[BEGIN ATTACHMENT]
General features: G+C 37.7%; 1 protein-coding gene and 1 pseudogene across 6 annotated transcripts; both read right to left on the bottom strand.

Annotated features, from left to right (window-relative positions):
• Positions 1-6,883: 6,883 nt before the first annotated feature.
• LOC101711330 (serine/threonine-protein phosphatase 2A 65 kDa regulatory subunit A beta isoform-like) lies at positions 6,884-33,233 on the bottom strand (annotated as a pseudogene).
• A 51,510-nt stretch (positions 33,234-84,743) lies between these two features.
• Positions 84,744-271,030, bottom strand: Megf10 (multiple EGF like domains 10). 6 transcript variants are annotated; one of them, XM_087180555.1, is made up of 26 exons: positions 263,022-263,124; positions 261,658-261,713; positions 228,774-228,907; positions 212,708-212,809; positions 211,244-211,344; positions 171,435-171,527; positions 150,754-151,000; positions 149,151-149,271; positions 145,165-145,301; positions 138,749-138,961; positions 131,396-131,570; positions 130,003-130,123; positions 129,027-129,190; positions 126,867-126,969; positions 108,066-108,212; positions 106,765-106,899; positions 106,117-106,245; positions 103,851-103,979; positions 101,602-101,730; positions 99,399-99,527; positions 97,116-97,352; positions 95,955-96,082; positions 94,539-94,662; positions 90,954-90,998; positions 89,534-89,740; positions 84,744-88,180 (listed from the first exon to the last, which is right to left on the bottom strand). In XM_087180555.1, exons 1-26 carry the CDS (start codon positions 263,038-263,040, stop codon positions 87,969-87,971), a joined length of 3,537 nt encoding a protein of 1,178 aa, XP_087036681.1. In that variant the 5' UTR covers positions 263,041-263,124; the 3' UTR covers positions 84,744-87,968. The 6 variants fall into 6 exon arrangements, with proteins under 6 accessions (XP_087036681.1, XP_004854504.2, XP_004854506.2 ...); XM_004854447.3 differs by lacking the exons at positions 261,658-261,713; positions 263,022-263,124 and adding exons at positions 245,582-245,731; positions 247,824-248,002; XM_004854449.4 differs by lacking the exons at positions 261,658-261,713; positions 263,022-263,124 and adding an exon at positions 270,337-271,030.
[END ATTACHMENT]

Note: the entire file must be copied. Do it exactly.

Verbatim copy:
General features: G+C 37.7%; 1 protein-coding gene and 1 pseudogene across 6 annotated transcripts; both read right to left on the bottom strand.

Annotated features, from left to right (window-relative positions):
• Positions 1-6,883: 6,883 nt before the first annotated feature.
• LOC101711330 (serine/threonine-protein phosphatase 2A 65 kDa regulatory subunit A beta isoform-like) lies at positions 6,884-33,233 on the bottom strand (annotated as a pseudogene).
• A 51,510-nt stretch (positions 33,234-84,743) lies between these two features.
• Positions 84,744-271,030, bottom strand: Megf10 (multiple EGF like domains 10). 6 transcript variants are annotated; one of them, XM_087180555.1, is made up of 26 exons: positions 263,022-263,124; positions 261,658-261,713; positions 228,774-228,907; positions 212,708-212,809; positions 211,244-211,344; positions 171,435-171,527; positions 150,754-151,000; positions 149,151-149,271; positions 145,165-145,301; positions 138,749-138,961; positions 131,396-131,570; positions 130,003-130,123; positions 129,027-129,190; positions 126,867-126,969; positions 108,066-108,212; positions 106,765-106,899; positions 106,117-106,245; positions 103,851-103,979; positions 101,602-101,730; positions 99,399-99,527; positions 97,116-97,352; positions 95,955-96,082; positions 94,539-94,662; positions 90,954-90,998; positions 89,534-89,740; positions 84,744-88,180 (listed from the first exon to the last, which is right to left on the bottom strand). In XM_087180555.1, exons 1-26 carry the CDS (start codon positions 263,038-263,040, stop codon positions 87,969-87,971), a joined length of 3,537 nt encoding a protein of 1,178 aa, XP_087036681.1. In that variant the 5' UTR covers positions 263,041-263,124; the 3' UTR covers positions 84,744-87,968. The 6 variants fall into 6 exon arrangements, with proteins under 6 accessions (XP_087036681.1, XP_004854504.2, XP_004854506.2 ...); XM_004854447.3 differs by lacking the exons at positions 261,658-261,713; positions 263,022-263,124 and adding exons at positions 245,582-245,731; positions 247,824-248,002; XM_004854449.4 differs by lacking the exons at positions 261,658-261,713; positions 263,022-263,124 and adding an exon at positions 270,337-271,030.